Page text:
United Kingdom signs deals for 90 million COVID-19 vaccine doses

The findings related to the phase 1 human trials of the vaccine will be published in the Lancet Medical Journal

The findings related to the phase 1 human trials of the vaccine will be published in the Lancet Medical Journal

"We hope this means the immune system will remember the virus, so that our vaccine will protect people for an extended period", study lead author Andrew Pollard of the University of Oxford said.

"As well as continuing to test our vaccine in phase-three trials, we need to learn more about the virus - for example, we still do not know how strong an immune response we need to provoke to effectively protect against Sars-Cov-2 infection".

He tweeted: "We have already ordered 100 million doses of this vaccine, should it succeed".

"We're very encouraged", Hill said.

Boris Johnson, while sounding caution, said it was an "important step in the right direction".

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"We are seeing good immune response in nearly everybody", said Dr. Adrian Hill, director of the Jenner Institute at Oxford University.

Earlier today, United Kingdom has signed agreements to buy 90 million doses of vaccines in development by drugmakers including Pfizer Inc., BioNTech SE and Valneva SE, joining countries around the world racing to secure supplies of protection against the pandemic.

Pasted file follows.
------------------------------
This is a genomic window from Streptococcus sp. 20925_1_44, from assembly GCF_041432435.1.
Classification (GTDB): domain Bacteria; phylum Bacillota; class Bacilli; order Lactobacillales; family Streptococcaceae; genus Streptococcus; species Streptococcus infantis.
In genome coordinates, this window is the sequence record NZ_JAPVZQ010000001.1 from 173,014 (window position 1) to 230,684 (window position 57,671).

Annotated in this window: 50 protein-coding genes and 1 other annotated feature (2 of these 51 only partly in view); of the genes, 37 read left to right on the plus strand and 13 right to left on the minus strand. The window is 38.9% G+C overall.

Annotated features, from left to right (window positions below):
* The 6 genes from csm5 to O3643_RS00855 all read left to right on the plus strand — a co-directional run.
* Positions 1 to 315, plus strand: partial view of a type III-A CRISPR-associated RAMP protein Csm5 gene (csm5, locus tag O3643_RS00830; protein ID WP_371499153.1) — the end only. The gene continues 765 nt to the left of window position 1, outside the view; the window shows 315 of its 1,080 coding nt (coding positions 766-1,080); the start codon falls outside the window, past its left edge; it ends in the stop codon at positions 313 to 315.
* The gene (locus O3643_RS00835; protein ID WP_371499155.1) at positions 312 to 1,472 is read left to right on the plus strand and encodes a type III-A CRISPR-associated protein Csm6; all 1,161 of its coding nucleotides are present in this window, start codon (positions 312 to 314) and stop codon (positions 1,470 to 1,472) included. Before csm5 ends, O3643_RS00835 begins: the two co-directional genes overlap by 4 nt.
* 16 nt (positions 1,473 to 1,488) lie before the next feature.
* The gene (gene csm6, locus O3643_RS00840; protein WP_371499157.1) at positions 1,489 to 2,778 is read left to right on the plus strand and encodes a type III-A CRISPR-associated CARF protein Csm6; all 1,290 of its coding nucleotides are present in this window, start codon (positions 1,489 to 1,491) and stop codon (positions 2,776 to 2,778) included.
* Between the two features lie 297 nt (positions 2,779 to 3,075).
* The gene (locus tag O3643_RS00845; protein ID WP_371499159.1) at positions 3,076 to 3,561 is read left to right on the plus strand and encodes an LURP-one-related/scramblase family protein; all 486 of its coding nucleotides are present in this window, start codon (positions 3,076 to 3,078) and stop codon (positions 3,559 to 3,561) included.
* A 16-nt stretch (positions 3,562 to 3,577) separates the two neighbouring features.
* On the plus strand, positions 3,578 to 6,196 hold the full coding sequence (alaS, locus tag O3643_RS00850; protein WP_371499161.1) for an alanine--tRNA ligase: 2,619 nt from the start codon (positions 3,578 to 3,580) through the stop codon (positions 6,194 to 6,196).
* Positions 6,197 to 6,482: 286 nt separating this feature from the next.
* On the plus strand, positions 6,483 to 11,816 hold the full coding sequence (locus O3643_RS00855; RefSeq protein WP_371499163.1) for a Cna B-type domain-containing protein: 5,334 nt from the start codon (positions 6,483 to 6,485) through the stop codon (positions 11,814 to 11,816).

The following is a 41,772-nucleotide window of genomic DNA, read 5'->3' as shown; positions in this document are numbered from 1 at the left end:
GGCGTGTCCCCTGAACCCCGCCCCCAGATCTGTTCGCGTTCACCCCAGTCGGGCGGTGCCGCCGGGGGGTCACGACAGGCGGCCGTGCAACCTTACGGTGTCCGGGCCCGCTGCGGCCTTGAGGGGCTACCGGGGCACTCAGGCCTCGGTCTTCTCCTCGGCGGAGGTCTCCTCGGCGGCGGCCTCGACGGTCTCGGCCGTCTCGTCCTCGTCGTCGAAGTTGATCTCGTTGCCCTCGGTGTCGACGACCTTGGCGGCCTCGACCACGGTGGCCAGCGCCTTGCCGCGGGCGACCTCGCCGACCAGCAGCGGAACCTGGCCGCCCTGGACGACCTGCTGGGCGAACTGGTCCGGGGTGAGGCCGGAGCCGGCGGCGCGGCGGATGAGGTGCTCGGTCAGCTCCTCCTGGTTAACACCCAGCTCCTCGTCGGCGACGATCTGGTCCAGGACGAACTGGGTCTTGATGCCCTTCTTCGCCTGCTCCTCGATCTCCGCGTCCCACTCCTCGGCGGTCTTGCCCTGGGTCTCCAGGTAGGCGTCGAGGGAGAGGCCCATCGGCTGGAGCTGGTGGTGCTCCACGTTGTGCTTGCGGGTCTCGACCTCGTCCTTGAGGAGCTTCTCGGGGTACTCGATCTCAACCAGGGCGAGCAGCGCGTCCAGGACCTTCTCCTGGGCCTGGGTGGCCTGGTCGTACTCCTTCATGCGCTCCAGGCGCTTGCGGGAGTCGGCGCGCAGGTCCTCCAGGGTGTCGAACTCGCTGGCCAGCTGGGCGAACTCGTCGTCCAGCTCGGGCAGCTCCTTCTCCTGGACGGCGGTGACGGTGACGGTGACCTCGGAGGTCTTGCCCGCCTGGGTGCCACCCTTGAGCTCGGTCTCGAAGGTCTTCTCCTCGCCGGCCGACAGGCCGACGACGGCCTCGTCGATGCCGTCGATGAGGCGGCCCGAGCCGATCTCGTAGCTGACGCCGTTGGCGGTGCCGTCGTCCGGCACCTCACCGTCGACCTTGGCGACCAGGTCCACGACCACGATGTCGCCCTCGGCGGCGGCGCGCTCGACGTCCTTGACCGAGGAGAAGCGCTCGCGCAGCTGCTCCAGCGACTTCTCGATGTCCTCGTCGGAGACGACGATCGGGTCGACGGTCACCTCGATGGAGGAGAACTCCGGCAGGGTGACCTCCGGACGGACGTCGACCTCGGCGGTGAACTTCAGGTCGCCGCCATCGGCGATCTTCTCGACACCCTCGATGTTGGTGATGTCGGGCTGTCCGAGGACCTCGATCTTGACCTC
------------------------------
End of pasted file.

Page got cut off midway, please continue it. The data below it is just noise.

The results will be closely scrutinized as governments around the world seek to end a pandemic that's killed more than 600,000 people and triggered economic turmoil since erupting earlier this year. The university is working together with the pharmaceutical company AstraZeneca, and others.

Scientists are now expanding the trials to include adults aged over 70, and a small number of children.

"Today's data increases our confidence that the vaccine will work and allows us to continue our plans to manufacture the vaccine at scale for broad and equitable access around the world", AstraZeneca's Mene Pangalos said.

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Still, much remains unknown about COVID-19 vaccines in development, particularly the staying power of any immune responses and effectiveness in older adults or other specific groups, including people with chronic health problems and ethnic or racial groups more severely affected by the disease.

Vaccine: In a significant development, the Covid-19 vaccine jointly developed by British-Swedish company AstraZeneca and the University of Oxford has been found to be safe and induced an immune response in early-stage clinical trials.

The Oxford/AstraZeneca and CanSino teams released results from early trials of COVID-19 vaccines that use harmless versions of another virus, or viral vector, to deliver genetic material from the novel coronavirus into cells to generate an immune response.

The UK government has also agreed in principle for Valneva to supply 60 million doses of a vaccine it is developing, and a further 40 million if it's found to be "safe, effective and suitable".

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